Resource Allocation in Wireless Networks pp 75-89 | Cite as

# Chapter 4: Network Model

## Abstract

A wireless communications network is a collection of nodes being capable of communicating with each other over wireless communications links. Let \(\mathsf{N}:=\{1,\dotsc,N\}\) be the set of nodes, and let (*n*,*m*) with *n*≠*m* represent a wireless link from node *n*∈N to node *m*∈N. We say that there is a wireless link (*n*,*m*) with *n*≠*m* if both

- 1
node

*n*is allowed to transmit data to node*m*, and - 2
a minimum signal-to-noise ratio (SNR), being necessary for successful transmission, can be achieved on link (

*n*,*m*), in the absence of interference and with transmit power on this link subject to some power constraints.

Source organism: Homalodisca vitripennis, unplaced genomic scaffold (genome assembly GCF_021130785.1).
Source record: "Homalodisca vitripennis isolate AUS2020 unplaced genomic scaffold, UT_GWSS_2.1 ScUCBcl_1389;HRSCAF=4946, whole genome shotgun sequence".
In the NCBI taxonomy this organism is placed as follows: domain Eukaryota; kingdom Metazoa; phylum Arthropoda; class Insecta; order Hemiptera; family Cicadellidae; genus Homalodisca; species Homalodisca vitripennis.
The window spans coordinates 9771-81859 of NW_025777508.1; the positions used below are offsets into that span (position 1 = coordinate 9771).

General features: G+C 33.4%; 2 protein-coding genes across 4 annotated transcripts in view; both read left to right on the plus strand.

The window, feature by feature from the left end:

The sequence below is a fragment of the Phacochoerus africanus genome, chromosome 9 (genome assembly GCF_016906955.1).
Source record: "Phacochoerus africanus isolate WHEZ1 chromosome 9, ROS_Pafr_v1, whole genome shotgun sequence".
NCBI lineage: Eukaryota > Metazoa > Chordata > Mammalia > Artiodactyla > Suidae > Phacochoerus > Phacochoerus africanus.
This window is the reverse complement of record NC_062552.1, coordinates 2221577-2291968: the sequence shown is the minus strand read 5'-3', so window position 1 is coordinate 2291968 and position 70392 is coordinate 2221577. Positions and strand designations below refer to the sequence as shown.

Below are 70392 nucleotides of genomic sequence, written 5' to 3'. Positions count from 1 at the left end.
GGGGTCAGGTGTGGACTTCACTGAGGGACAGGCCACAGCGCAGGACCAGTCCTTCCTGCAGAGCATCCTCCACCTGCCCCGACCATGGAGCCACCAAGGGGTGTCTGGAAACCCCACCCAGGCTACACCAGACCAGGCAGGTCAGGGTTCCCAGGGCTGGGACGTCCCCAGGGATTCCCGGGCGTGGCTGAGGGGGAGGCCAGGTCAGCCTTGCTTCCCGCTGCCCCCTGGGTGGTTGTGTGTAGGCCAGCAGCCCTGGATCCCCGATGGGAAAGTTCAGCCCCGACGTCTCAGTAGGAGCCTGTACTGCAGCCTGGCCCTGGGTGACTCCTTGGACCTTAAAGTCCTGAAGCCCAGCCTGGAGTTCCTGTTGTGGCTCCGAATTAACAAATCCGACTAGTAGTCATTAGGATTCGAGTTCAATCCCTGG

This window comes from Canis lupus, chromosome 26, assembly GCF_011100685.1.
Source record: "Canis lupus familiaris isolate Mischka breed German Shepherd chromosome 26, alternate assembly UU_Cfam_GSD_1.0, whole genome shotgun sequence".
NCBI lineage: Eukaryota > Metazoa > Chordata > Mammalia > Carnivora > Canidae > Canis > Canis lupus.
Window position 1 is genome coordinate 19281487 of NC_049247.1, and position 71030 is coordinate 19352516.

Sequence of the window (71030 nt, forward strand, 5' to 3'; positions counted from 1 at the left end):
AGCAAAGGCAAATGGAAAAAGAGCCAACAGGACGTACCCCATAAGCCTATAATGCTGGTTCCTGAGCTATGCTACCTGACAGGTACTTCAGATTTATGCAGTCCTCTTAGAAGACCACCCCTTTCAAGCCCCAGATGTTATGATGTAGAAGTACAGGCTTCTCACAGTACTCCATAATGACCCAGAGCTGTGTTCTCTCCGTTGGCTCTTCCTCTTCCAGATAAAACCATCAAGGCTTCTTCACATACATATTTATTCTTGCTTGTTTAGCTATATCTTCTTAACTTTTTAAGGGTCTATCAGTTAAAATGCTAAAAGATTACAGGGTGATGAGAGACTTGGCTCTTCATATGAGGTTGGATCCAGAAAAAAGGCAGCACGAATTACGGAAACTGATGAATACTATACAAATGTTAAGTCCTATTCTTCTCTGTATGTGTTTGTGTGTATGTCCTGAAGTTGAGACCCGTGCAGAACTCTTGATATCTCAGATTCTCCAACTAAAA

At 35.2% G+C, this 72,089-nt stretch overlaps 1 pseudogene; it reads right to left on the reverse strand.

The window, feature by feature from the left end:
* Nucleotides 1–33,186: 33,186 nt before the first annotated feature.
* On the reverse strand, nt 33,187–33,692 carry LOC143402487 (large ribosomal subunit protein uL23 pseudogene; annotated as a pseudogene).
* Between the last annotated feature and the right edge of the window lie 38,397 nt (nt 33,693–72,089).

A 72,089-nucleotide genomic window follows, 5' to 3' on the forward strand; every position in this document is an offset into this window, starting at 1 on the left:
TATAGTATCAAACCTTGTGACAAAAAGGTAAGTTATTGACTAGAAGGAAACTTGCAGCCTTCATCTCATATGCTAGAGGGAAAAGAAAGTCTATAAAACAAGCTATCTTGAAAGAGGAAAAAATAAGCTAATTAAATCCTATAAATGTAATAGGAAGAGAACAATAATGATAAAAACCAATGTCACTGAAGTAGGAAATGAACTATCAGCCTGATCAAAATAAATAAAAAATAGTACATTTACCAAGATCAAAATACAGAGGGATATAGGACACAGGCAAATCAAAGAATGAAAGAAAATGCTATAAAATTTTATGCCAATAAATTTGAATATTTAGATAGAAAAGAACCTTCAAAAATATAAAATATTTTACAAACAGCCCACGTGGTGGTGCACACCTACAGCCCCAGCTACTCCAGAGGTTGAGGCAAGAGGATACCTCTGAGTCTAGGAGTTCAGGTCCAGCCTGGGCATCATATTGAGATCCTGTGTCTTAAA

It is reasonable to assume that wireless links are bidirectional in the sense that (*n*,*m*) exists if and only if there exists (*m*,*n*). We label links (in any particular way) by the integers \(1,2,\dotsc,L\) and use \(\mathsf{L}=\{1,\dotsc,L\}\) to denote a set of all wireless links. The pair (N,L) is referred to as the network topology. With any network, we associate the topology graph, which is an undirected graph where a vertex corresponds to a node in the network, and an edge between two vertices represents a wireless link between the corresponding nodes.

## Keywords

Mobile Node Medium Access Control Wireless Link Power Constraint Code Division Multiple Access## Preview

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